Voluntary Euthanasia Expert adds weight to calls for law change
MEDIA RELEASE: 28 May 2017
A visiting Belgian medical expert says New Zealand would be wise to adopt laws to control physician assisted dying if it is to put an end to the clandestine practices currently going on to help the terminally ill in this country.
Professor Jan Bernheim, an oncologist, was among the founders of Continuing Care Community, the first palliative care organisation outside the UK, and pressed for the law change in Belgium, which as of 15 years ago allows physicians to assist irreversibly suffering patients who want to die.
“New Zealand and Australian studies show that euthanasia here is practised in the dark, as it was in Belgium before the law change in 2002. It is uncontrolled and liable to abuse. In Belgium we’ve put an end to the clandestine practice, and because of the openness of the whole process, abuse of the dying patient is much less probable now that it is legalised with strict controls and peer review in place.” The law also protects caregivers from undue prosecution.
Professor Bernheim says prior to the law change in Belgium, dying patients who requested euthanasia with the knowledge of their families or nursing staff were less likely to get it because doctors were worried they could be charged with murder if someone who knew about the request objected to euthanasia.
He says that ironically, before the law, dying patients with intractable suffering who did not request euthanasia were more likely to get their suffering shortened paternalistically by doctors. The legislation put an end to this sad paradox.
Professor Bernheim says New Zealanders should not be afraid of changing the law to regulate euthanasia. Those who object to it for personal religious or philosophical reasons will be respected, but should not impose their views on others. He says there would be strict controls in place and that the best control is openness, allowing peer review and control. Those who choose voluntary euthanasia have to be of sound mind, not coerced, beyond effective further medical help, repeatedly ask for assistance to die, and have at least two physicians’ consent. Each case must be reported for review by an expert independent controlling body.
There is a similar law in the Netherlands and since 2016 Québec, Canada, has enacted a law that largely reproduces the Belgian model of integral end-of-life care, namely euthanasia embedded in palliative care.
Under the Belgian law euthanasia is mainly administered at the end of a palliative care pathway (74% of physician-assisted deaths) but Professor Bernheim says this does not cause a wave of deaths. “It is for those who are already dying. In Belgium, voluntary euthanasia is just 4% (about 2000) of all deaths each year. As many people say, we do this for our pets when they are terminally ill. When people are suffering unbearably it is what any good physician would do.”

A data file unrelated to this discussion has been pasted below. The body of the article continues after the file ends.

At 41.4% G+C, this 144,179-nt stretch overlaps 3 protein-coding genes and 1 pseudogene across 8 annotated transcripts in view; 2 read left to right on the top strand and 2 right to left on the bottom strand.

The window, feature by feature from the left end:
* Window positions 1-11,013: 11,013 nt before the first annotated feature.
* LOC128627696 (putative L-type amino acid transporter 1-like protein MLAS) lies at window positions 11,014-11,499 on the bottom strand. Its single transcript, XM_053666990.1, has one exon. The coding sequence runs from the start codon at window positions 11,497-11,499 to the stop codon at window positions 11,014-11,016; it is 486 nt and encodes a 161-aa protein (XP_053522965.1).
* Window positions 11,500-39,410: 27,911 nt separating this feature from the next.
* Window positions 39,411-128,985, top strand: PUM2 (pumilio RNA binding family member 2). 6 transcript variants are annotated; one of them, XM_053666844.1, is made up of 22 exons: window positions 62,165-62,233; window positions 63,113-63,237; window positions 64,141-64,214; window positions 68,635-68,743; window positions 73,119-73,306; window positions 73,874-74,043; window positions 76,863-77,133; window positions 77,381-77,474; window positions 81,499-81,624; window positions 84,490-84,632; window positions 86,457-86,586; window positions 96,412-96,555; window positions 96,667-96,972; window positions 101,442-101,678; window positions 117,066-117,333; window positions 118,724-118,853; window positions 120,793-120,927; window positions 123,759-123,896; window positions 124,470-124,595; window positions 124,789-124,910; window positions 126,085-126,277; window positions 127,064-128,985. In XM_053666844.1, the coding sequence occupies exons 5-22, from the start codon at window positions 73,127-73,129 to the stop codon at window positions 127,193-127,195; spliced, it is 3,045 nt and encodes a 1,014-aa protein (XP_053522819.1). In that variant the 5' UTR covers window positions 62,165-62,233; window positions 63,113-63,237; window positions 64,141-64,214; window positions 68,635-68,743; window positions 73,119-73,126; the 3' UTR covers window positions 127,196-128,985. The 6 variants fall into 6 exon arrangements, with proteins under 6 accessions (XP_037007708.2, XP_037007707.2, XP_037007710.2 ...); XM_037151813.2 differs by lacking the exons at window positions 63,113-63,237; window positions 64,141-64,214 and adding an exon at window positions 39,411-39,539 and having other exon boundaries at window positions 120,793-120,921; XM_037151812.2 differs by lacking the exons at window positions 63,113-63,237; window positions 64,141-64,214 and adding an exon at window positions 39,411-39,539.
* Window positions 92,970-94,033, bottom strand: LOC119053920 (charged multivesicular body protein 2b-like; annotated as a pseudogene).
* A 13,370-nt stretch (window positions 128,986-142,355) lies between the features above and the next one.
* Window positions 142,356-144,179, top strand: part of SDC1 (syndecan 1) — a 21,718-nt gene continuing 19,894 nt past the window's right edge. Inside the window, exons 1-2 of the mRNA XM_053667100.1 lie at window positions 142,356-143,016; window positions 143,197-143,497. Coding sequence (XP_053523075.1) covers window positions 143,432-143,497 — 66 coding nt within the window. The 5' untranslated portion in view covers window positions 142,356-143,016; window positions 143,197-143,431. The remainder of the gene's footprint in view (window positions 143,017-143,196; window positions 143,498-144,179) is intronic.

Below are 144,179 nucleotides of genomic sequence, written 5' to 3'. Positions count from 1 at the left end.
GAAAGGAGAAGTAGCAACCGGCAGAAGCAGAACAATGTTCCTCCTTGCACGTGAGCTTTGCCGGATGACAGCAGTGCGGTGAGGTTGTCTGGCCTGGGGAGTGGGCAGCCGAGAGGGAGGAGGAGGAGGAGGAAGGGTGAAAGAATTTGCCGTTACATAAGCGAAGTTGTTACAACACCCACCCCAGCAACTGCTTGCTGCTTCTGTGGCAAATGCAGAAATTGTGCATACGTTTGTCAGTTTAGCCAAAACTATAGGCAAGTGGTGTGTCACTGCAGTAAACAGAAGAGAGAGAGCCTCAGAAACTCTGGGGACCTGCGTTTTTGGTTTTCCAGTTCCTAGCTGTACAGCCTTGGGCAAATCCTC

While Professor Bernheim said there were initial concerns from some of the religious groups in Belgium, since the law change a number of those have come around. “The Catholic congregation who run psychiatric care for a long time refused to allow euthanasia as part of their practice – they have now adopted it after seeing how the model works.”
And Professor Bernheim’s message to our Catholic Prime Minister, Bill English, is: “He can have a serious look at what his brethren in Belgium do and I think he might see that this is compatible with modern Catholicism. Often, ministers of the faith are in attendance. Those who attach major value to the spiritual dimension of dying should be made aware of the results of Belgian research showing that cases of euthanasia are preceded by much more intensive spiritual care than conventional death.”
Professor Bernheim is in New Zealand for a series of public talks around New Zealand entitled “Dying Well in Belgium”.
He has been brought to New Zealand by the Voluntary Euthanasia Society. Its president Maryan Street has set up an additional series of meetings to help health professionals understand the ramifications and how it works in Belgium.
Professor Jan Bernheim Public Meetings schedule:
Sun 28 May Hamilton
Mon 29 May New Plymouth
Tues 30 May Palmerston North
Thurs 1 June Napier
Sat 3 June Wellington
Sun 4 June Nelson
Sat 10 June Christchurch
Sat 17 June Auckland
Prof Bernheim Contact Details for media: Maryan Street 021 977 555
VES Media contact: David Barber 021 072 8760